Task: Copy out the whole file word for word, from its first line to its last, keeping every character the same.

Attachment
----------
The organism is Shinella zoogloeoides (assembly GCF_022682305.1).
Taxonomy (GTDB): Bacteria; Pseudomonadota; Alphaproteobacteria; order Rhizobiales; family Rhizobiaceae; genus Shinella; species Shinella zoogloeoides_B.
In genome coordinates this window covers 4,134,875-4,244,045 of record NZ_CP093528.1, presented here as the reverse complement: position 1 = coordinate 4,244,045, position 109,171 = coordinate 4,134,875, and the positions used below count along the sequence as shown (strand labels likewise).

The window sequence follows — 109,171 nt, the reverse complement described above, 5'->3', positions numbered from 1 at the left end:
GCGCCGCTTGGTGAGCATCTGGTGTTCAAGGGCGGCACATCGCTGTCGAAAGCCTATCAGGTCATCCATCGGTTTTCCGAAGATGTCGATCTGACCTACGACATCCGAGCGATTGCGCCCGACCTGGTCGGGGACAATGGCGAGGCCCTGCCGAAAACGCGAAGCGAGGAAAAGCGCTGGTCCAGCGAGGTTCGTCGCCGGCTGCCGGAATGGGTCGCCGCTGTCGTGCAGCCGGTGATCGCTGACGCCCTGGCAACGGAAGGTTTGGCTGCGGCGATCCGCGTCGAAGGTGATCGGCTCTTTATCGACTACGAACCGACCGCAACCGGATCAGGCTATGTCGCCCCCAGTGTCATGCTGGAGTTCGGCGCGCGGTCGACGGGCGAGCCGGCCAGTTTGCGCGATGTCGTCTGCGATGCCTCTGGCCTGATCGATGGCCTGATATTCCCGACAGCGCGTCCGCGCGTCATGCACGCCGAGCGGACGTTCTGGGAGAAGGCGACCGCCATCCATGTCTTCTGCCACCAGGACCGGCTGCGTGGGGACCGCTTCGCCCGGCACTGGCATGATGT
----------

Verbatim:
The organism is Shinella zoogloeoides (assembly GCF_022682305.1).
Taxonomy (GTDB): Bacteria; Pseudomonadota; Alphaproteobacteria; order Rhizobiales; family Rhizobiaceae; genus Shinella; species Shinella zoogloeoides_B.
In genome coordinates this window covers 4,134,875-4,244,045 of record NZ_CP093528.1, presented here as the reverse complement: position 1 = coordinate 4,244,045, position 109,171 = coordinate 4,134,875, and the positions used below count along the sequence as shown (strand labels likewise).

The window sequence follows — 109,171 nt, the reverse complement described above, 5'->3', positions numbered from 1 at the left end:
GCGCCGCTTGGTGAGCATCTGGTGTTCAAGGGCGGCACATCGCTGTCGAAAGCCTATCAGGTCATCCATCGGTTTTCCGAAGATGTCGATCTGACCTACGACATCCGAGCGATTGCGCCCGACCTGGTCGGGGACAATGGCGAGGCCCTGCCGAAAACGCGAAGCGAGGAAAAGCGCTGGTCCAGCGAGGTTCGTCGCCGGCTGCCGGAATGGGTCGCCGCTGTCGTGCAGCCGGTGATCGCTGACGCCCTGGCAACGGAAGGTTTGGCTGCGGCGATCCGCGTCGAAGGTGATCGGCTCTTTATCGACTACGAACCGACCGCAACCGGATCAGGCTATGTCGCCCCCAGTGTCATGCTGGAGTTCGGCGCGCGGTCGACGGGCGAGCCGGCCAGTTTGCGCGATGTCGTCTGCGATGCCTCTGGCCTGATCGATGGCCTGATATTCCCGACAGCGCGTCCGCGCGTCATGCACGCCGAGCGGACGTTCTGGGAGAAGGCGACCGCCATCCATGTCTTCTGCCACCAGGACCGGCTGCGTGGGGACCGCTTCGCCCGGCACTGGCATGATGT